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Saturday 22nd of January 2011
March 17, 2010    

US producer prices in February fall

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by Kay Murchie

The US Labor Department has today reported a fall in producer prices of 0.6% in February - the biggest fall since July 2009.

The fall, which was worse than expected, was attributed to a 2.9% decline in energy costs.

Compared to February 2009, producer prices grew 4.4%, but they slowed from a 4.6% annualised rise in January and was slightly below market forecasts for a 4.9% increase.

The news comes just a day after the US Federal Reserve opted to keep interest rates at the historically low level of between 0% and 0.25%.

After the one day meeting, the Federal Open Market Committee (FOMC) voted 9-1 to keep rates unchanged.

Interest rates in the world’s largest economy have been at the low level since December 2008 and the bank has previously said that as a result of subdued inflation and high unemployment, low interest rates are required for “an extended period”.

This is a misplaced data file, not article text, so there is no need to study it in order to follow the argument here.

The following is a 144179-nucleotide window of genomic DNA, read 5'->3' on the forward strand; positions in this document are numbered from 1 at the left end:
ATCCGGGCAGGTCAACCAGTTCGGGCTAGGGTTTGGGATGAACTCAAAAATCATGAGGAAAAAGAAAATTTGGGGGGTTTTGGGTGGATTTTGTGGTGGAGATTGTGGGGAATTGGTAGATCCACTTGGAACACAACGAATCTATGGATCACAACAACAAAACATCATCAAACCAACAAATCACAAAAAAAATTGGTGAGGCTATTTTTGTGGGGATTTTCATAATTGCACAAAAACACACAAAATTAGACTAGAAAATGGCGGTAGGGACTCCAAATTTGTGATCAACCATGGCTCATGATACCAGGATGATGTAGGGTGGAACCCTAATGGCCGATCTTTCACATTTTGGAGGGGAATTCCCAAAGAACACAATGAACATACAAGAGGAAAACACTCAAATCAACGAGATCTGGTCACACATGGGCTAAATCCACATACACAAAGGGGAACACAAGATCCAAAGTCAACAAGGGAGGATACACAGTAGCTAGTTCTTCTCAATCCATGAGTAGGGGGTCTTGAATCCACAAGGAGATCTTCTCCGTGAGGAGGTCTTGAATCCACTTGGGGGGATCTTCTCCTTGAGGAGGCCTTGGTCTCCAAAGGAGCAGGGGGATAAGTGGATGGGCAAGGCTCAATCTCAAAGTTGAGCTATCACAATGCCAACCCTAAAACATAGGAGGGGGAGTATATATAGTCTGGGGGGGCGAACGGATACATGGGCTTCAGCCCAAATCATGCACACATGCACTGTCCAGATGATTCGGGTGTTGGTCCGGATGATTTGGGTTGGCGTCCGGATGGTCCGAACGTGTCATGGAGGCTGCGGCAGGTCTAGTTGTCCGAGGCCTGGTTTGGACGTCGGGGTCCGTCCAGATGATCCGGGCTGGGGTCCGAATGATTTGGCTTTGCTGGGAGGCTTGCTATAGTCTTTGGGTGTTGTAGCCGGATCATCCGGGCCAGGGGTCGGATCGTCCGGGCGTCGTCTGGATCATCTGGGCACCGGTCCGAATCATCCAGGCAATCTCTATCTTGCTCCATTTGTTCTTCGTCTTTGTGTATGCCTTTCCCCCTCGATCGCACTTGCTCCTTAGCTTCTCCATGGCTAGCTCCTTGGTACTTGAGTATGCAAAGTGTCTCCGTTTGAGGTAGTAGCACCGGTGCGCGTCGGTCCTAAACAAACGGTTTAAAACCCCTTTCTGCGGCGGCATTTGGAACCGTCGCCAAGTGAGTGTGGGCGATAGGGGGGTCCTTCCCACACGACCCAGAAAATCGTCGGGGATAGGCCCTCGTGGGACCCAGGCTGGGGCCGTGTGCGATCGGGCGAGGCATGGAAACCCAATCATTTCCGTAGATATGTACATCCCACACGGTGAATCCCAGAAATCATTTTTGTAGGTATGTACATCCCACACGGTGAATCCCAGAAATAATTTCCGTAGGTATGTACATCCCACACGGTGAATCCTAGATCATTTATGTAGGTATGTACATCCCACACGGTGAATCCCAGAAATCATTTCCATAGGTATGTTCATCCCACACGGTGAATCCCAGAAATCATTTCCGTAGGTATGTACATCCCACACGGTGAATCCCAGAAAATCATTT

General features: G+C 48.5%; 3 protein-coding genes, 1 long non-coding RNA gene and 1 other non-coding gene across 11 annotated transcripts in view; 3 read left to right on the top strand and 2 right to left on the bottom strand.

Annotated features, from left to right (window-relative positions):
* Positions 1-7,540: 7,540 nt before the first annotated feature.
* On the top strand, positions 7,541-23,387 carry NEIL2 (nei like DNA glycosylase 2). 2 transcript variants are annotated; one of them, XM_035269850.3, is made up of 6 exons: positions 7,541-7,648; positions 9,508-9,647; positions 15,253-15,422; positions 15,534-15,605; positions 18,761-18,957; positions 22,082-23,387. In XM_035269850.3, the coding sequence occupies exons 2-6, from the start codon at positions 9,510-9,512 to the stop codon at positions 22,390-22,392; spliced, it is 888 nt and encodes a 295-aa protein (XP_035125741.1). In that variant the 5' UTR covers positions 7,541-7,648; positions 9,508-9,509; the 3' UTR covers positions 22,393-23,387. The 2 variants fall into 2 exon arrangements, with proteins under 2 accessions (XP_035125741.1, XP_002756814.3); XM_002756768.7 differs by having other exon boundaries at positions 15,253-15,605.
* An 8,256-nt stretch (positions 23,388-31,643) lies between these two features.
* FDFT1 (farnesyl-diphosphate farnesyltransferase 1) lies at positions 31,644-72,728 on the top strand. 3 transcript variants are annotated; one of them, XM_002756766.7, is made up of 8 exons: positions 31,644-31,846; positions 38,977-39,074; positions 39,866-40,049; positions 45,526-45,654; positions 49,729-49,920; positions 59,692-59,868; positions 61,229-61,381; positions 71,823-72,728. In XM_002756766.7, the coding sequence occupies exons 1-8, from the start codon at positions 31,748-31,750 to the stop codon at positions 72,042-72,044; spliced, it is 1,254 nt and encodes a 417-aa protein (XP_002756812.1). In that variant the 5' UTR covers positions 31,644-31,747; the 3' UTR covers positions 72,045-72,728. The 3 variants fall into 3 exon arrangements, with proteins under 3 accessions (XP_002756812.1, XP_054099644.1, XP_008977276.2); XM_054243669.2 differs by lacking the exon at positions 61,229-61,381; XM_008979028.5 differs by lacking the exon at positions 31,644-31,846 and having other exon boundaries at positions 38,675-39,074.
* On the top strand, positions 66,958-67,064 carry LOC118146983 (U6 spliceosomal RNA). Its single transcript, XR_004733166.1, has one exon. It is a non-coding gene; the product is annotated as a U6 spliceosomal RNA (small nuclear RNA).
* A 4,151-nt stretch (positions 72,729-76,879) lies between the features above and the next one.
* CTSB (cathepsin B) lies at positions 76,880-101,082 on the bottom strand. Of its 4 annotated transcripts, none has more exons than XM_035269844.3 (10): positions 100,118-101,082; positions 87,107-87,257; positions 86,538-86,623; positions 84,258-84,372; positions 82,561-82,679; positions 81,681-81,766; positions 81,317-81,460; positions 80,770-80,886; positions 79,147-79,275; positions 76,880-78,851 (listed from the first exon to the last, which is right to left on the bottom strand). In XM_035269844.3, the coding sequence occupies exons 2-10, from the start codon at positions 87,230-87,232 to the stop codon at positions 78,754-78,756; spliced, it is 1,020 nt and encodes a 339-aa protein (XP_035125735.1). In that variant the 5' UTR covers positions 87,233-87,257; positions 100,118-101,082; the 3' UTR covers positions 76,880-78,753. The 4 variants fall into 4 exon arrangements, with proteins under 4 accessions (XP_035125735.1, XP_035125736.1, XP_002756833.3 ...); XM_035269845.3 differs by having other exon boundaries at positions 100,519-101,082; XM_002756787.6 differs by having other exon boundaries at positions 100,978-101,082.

Joseph Brusuelas, chief economist at Brusuelas Analytics in Stamford, Connecticut, comments: “There is still a lot of tremendous slack in the economy, both in the labour market and in terms overall industrial capacity.

“Moreover, firms do not have pricing power even though we see price increases at earlier stages of production. Firms are using their increasing profit margins to absorb the rise in those costs and are not passing them downstream to customers,” added Brusuelas.

Tomorrow, the Labor Department will publish consumer prices for February.

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